So because you describe in your writing that he/she was African American doesn’t instantly describe the person’s features or skin tone. There’s a wide range of skin tones in the black community. I should know, my mom, dad, brothers, sister, husband, and my children are all black with a wide range of skin tones.
4. No Interracial Love Interest
This goes for many if not all books in many genres. I have yet to read a book where interracial love is written. We live in a world where different ethnic, race, socio-economic backgrounds exists. Why not include them in books. And if you have read a Fantasy book which includes interracial dating please let me know. Oh yeah, without the love interest either being the black villain, the black character that’s going to die, or the black character that’s the villain, gay, and will die. I will gladly read it.
5. The obnoxious one
Ahem: The mysterious handsome werewolf, vampire, or fairy which every character just swarm over to them like bees to honey. Which by the way they are so mean and sarcastic to everyone. But no one notices or brushes it away because duh they’re handsome, gorgeous, and sexy.
However, they mostly treat their love interest like crap. I guess the author took the love to hate relationship to the next level. I mean, it’s like kindergarten all over again. Where the little boy pulls on one girls hair because he likes her.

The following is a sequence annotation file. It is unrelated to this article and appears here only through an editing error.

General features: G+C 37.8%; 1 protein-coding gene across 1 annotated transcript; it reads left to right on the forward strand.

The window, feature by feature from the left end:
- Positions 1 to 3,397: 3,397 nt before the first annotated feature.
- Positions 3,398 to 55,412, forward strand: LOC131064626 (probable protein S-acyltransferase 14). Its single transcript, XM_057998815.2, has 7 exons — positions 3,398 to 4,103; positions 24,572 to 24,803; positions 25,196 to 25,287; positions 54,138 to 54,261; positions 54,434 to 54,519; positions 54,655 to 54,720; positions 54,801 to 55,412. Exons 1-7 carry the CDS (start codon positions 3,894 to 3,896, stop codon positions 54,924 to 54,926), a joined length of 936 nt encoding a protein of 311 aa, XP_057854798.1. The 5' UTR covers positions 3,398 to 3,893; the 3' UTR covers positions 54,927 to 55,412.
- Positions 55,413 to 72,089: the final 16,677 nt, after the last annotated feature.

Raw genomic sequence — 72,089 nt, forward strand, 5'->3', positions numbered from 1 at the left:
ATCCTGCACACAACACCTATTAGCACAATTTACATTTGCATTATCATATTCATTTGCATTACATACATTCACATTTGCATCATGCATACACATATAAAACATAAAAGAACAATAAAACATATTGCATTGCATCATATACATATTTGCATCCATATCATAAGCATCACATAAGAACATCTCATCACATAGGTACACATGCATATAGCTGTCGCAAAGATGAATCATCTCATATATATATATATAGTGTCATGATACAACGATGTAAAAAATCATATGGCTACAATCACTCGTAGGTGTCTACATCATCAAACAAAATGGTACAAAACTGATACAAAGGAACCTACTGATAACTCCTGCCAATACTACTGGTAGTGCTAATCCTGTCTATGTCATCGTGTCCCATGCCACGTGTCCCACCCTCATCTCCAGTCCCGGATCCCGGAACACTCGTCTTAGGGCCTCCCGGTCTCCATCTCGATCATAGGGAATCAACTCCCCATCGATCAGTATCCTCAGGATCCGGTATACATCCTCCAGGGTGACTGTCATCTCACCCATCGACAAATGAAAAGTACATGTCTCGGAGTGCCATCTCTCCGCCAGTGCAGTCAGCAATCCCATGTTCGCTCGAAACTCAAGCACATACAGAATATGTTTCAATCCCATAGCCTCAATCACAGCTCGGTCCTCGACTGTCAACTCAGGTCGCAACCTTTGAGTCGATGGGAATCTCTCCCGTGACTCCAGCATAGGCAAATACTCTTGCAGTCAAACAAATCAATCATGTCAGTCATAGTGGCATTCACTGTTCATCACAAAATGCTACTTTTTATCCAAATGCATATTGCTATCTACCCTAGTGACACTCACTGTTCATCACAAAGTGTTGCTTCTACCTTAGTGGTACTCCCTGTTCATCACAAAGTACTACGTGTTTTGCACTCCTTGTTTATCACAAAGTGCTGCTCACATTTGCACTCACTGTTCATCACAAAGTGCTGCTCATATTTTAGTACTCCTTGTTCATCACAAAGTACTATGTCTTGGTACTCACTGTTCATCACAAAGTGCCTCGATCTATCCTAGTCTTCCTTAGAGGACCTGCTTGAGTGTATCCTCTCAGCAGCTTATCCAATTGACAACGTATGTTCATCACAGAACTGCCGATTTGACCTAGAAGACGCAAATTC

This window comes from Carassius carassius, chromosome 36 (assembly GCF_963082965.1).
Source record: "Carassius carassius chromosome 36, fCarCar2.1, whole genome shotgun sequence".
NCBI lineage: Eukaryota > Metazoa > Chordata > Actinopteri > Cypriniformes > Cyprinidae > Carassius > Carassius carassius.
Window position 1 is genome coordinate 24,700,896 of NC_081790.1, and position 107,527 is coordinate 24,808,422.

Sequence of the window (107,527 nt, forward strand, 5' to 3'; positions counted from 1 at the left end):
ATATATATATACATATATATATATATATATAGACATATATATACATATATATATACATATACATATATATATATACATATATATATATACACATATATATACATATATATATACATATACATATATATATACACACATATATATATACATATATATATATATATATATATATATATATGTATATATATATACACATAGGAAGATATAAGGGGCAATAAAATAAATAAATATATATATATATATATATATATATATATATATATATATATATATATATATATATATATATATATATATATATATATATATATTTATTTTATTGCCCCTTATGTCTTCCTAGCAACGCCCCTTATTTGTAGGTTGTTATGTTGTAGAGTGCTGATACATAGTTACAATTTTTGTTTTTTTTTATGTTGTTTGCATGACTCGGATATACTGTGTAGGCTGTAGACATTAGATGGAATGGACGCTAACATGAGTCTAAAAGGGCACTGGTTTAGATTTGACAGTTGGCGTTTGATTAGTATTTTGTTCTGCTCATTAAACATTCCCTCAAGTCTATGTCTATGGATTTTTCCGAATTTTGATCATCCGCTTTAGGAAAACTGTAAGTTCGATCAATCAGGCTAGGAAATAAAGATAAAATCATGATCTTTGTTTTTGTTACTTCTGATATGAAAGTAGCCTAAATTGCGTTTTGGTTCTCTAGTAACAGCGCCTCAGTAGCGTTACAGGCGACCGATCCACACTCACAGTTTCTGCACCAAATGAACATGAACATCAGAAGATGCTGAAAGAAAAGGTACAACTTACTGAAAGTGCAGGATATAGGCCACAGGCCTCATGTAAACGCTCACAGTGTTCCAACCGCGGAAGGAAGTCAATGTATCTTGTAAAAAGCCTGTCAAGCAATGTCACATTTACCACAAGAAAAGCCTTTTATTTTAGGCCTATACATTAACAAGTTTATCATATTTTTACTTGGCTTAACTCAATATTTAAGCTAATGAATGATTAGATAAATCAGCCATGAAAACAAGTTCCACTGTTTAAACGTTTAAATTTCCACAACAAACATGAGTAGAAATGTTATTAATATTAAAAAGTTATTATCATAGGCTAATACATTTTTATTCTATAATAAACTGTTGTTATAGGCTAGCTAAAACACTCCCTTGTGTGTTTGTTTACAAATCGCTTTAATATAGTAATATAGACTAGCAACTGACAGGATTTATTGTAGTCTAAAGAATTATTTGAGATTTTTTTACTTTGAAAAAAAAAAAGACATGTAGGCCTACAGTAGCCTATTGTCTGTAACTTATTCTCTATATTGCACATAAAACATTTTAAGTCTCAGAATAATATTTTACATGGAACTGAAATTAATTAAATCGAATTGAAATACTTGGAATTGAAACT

6. Problem solved– not really
This is where the solution to the problem is solved by something that was so simple and obvious from the beginning. And all the main characters had access to this solution but never noticed until the end.
Imagine reading your new fantasy book where the characters had traveled through rain, sleet, snow, and harsh sun. They barely ate or drank water, Theirs and many others blood were shed their friendships tested. And all you can do is hope and pray that they get out of it alive. You were vested in this story and you were at the edge of your seat. This book was a page turner for sure.
Only to come to the end to realize that the relic was in Daniel’s pocket all this time or the sword was hidden under the same rock they circled around like 5 times, or the villain had to see a picture of their mom to crawl away never to be seen again. The best one is when magic solves the problem at the end when the protagonist had said magic to begin with.
Seriously! This is BS. I hate stories like that. I dedicated a lot of reading hours to come to the end for this crap. I get so mad because I’ve read a lot of books like this or the main character dies off because the writer wasn’t clever enough to figure out how to solve the issue they created. Which makes me think what was the point to this book?
The trope reader association federation emancipation proclamation squad (I totally just made that up) demands that we stop writing about these tropes. If there are any other tropes you despise that I’ve missed let me know in the comments.